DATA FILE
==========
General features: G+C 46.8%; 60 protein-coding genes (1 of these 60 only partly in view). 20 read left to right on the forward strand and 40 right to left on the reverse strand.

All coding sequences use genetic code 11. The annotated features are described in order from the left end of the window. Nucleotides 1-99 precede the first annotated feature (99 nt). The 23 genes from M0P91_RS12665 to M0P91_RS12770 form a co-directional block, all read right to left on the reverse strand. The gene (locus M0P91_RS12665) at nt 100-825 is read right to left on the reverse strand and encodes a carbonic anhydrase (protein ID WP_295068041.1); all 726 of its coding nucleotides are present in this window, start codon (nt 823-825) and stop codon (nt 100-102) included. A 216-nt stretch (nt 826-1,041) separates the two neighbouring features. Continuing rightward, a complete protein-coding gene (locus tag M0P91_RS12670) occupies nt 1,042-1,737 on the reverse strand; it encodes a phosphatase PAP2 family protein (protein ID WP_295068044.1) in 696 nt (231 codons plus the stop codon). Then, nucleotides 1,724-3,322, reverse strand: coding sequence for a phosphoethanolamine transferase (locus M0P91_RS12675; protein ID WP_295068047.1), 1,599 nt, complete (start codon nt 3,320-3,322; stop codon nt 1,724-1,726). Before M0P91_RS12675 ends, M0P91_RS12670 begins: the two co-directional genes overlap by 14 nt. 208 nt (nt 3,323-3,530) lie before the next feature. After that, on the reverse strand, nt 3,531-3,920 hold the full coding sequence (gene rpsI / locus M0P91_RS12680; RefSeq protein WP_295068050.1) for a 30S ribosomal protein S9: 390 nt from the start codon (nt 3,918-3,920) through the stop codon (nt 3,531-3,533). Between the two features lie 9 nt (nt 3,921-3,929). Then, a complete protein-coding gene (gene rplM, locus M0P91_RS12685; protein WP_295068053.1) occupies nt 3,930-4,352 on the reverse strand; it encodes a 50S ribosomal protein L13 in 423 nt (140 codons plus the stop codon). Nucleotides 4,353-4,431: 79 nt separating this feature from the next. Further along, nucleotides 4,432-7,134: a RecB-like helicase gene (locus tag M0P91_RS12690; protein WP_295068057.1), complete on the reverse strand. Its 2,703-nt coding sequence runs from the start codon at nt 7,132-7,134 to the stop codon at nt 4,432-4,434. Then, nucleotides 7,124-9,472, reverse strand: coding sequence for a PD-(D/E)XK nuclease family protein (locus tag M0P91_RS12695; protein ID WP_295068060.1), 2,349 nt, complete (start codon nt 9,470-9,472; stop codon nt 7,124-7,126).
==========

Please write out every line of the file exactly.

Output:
General features: G+C 46.8%; 60 protein-coding genes (1 of these 60 only partly in view). 20 read left to right on the forward strand and 40 right to left on the reverse strand.

All coding sequences use genetic code 11. The annotated features are described in order from the left end of the window. Nucleotides 1-99 precede the first annotated feature (99 nt). The 23 genes from M0P91_RS12665 to M0P91_RS12770 form a co-directional block, all read right to left on the reverse strand. The gene (locus M0P91_RS12665) at nt 100-825 is read right to left on the reverse strand and encodes a carbonic anhydrase (protein ID WP_295068041.1); all 726 of its coding nucleotides are present in this window, start codon (nt 823-825) and stop codon (nt 100-102) included. A 216-nt stretch (nt 826-1,041) separates the two neighbouring features. Continuing rightward, a complete protein-coding gene (locus tag M0P91_RS12670) occupies nt 1,042-1,737 on the reverse strand; it encodes a phosphatase PAP2 family protein (protein ID WP_295068044.1) in 696 nt (231 codons plus the stop codon). Then, nucleotides 1,724-3,322, reverse strand: coding sequence for a phosphoethanolamine transferase (locus M0P91_RS12675; protein ID WP_295068047.1), 1,599 nt, complete (start codon nt 3,320-3,322; stop codon nt 1,724-1,726). Before M0P91_RS12675 ends, M0P91_RS12670 begins: the two co-directional genes overlap by 14 nt. 208 nt (nt 3,323-3,530) lie before the next feature. After that, on the reverse strand, nt 3,531-3,920 hold the full coding sequence (gene rpsI / locus M0P91_RS12680; RefSeq protein WP_295068050.1) for a 30S ribosomal protein S9: 390 nt from the start codon (nt 3,918-3,920) through the stop codon (nt 3,531-3,533). Between the two features lie 9 nt (nt 3,921-3,929). Then, a complete protein-coding gene (gene rplM, locus M0P91_RS12685; protein WP_295068053.1) occupies nt 3,930-4,352 on the reverse strand; it encodes a 50S ribosomal protein L13 in 423 nt (140 codons plus the stop codon). Nucleotides 4,353-4,431: 79 nt separating this feature from the next. Further along, nucleotides 4,432-7,134: a RecB-like helicase gene (locus tag M0P91_RS12690; protein WP_295068057.1), complete on the reverse strand. Its 2,703-nt coding sequence runs from the start codon at nt 7,132-7,134 to the stop codon at nt 4,432-4,434. Then, nucleotides 7,124-9,472, reverse strand: coding sequence for a PD-(D/E)XK nuclease family protein (locus tag M0P91_RS12695; protein ID WP_295068060.1), 2,349 nt, complete (start codon nt 9,470-9,472; stop codon nt 7,124-7,126).